In 16th century Venice, when a merchant must default on a large loan from an abused Jewish moneylender for a friend with romantic ambitions, the bitterly vengeful creditor demands a gruesome payment instead.
It's a hot summer day in 1933 in South Philly, where 12-year old Gennaro lives with his widowed mom and his ailing grandpa, who sits outside holding tight to his last quarter, which he's ... See full summary »
Mary Elizabeth Mastrantonio,
On the day that a serial killer that he helped put away is supposed to be executed, a noted forensic psychologist and college professor receives a call informing him that he has 88 minutes left to live.
Venice, 1596. Melancholy Antonio loves the youthful Bassanio, so when Bassanio asks for 3000 ducats, Antonio says yes before knowing it's to sue for the hand of Portia. His capital tied up in merchant ships at sea, Antonio must go to Shylock, a Jewish moneylender he reviles. Shylock wraps his grudge in kindness, offering a three-month loan at no interest, but if not repaid, Antonio will owe a pound of flesh. The Jew's daughter elopes with a Christian, whetting Shylock's hatred. While Bassanio's away wooing Portia, Antonio's ships founder, and Shylock demands his pound of flesh. With court assembled and a judgment due, Portia swings into action to save Bassanio's friend. Written by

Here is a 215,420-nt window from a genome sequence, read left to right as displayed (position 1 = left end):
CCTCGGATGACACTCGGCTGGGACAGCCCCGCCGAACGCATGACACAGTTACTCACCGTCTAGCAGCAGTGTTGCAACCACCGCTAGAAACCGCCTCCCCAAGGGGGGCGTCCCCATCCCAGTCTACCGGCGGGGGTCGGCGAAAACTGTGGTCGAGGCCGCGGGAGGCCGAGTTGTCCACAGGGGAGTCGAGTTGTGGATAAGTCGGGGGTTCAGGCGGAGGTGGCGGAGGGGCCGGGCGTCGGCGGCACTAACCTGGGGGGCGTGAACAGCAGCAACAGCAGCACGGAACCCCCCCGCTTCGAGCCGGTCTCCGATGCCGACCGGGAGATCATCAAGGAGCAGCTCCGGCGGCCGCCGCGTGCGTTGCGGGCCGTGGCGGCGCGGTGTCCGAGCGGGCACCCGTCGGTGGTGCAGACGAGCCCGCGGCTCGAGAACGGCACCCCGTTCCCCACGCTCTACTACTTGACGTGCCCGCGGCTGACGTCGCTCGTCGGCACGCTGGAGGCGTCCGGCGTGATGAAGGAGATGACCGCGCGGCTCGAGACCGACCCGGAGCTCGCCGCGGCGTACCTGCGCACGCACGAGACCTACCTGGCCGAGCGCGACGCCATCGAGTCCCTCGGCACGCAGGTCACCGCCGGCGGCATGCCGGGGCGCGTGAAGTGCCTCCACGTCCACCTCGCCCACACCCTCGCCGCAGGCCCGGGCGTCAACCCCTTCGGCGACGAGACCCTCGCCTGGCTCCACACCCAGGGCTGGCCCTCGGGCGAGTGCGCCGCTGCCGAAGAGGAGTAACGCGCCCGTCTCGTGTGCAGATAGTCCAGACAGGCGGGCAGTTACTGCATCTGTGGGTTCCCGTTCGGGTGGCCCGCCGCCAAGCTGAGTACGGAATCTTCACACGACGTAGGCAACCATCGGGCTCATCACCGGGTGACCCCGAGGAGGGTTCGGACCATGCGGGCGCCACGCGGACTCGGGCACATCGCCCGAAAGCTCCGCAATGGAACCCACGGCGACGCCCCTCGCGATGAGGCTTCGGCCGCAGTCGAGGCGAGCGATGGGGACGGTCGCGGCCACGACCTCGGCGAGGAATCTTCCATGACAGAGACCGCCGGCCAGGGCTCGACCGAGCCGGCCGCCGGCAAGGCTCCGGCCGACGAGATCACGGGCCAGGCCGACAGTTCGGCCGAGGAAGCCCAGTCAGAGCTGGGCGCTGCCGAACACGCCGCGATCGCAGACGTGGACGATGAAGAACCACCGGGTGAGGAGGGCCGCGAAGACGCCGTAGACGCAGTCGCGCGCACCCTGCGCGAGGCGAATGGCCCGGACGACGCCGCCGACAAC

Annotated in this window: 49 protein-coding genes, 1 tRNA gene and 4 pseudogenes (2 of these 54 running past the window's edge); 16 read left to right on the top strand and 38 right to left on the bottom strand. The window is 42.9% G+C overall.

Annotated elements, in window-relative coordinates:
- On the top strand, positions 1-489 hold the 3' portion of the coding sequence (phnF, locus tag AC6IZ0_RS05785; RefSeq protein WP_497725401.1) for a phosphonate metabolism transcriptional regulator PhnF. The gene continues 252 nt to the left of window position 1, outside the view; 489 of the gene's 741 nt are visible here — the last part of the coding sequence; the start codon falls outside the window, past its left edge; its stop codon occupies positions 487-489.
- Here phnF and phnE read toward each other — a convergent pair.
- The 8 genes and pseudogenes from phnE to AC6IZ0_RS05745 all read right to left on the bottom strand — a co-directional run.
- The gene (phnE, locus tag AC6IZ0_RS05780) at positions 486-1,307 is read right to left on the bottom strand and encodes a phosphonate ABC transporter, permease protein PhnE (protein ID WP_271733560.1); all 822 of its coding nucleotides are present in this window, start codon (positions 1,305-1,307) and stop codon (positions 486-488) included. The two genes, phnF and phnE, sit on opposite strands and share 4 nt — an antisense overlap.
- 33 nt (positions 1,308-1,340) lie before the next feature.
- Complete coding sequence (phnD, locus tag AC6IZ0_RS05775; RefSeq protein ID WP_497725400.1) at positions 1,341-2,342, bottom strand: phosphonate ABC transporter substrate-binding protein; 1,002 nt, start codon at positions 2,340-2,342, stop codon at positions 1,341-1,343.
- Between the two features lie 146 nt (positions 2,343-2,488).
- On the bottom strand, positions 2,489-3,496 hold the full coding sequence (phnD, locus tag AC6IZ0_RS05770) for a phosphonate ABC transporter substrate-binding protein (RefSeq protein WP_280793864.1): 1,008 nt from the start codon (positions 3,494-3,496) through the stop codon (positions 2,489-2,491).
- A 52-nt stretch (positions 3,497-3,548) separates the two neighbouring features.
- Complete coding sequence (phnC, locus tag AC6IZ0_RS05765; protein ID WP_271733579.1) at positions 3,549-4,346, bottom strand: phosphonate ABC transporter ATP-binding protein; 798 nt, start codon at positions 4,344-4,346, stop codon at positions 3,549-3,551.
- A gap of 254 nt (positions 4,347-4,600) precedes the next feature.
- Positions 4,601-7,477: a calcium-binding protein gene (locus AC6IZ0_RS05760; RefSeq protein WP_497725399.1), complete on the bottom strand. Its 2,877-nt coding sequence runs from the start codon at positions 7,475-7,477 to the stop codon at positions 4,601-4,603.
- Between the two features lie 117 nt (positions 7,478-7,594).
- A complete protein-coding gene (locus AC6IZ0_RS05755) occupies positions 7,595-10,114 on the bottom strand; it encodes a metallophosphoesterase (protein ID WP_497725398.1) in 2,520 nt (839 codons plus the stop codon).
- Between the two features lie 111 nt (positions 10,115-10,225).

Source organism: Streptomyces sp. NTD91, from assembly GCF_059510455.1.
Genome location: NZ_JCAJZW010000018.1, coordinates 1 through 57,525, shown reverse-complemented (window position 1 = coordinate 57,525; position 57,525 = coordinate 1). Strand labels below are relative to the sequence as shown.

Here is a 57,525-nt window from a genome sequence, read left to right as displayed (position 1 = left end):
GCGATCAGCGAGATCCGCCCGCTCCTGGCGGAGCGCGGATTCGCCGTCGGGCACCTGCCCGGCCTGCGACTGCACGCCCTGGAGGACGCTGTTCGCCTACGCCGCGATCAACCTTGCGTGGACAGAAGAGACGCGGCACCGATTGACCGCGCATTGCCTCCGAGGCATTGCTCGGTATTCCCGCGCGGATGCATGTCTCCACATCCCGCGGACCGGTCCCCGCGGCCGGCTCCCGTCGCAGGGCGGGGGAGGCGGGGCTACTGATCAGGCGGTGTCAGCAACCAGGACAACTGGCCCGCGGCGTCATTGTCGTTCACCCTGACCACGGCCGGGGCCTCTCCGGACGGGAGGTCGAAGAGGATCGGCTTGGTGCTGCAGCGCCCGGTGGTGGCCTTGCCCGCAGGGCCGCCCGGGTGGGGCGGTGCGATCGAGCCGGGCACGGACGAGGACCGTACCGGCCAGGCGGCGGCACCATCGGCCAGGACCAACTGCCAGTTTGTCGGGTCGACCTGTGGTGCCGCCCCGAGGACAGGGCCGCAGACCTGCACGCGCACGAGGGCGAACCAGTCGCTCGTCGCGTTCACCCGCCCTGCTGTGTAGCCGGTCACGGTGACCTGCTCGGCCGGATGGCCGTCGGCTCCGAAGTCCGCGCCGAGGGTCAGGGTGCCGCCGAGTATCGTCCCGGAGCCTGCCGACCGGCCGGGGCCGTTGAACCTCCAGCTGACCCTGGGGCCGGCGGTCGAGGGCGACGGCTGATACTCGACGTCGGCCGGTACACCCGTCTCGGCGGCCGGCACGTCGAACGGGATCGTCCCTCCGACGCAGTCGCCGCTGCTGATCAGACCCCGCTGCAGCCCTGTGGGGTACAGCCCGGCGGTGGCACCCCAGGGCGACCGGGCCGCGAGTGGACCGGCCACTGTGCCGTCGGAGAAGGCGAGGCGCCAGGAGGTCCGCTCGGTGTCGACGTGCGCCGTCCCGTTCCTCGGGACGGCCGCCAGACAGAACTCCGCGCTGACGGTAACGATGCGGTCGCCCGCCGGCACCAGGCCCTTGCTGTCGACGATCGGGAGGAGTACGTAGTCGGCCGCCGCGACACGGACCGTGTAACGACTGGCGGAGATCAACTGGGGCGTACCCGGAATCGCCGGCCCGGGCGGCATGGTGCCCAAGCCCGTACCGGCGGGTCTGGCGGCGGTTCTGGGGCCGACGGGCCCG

Director Michael Radford was required to cut the kiss between Antonio and Bassanio for the "Edited for Television" version of this film. See more »
It is stated in the film that Jews in Venice had to wear a red hat out of doors. However lots of Christians are shown wearing red hats, so the distinction is pointless. See more »
Intolerance of the Jews was a fact of 16th Century life even in Venice, the most powerful and liberal city state in Europe.
By law the Jews were forced to live in the old walled foundry or 'Geto' area of the city. After sundown the gate was locked and guarded by Christians
In the daytime any man leaving the ghetto had to wear a red hat to mark him as a Jew.
Man in Crowd:
The Jews were forbidden to own property. So they practised usury, the lending of money at interest. This was ...
[...] See more »
I just saw this at the Toronto International Film Festival in the beautiful Elgin Theatre. I was blown away by the beautiful cinematography, the brilliant adaptation of a very tricky play and last but not least, the bravura performance of Al Pacino, who was born to play this role, which was perfectly balanced by an equally strong performance from Jeremy Irons.
The film deftly explores the themes of love vs loyalty, law vs justice, and passion vs reason. Some might protest that the content is inherently anti-semitic, however they should consider the historical context of the story, and the delicate and nuanced way in which it is told in this adaptation.
82 of 105 people found this review helpful.
Was this review helpful to you?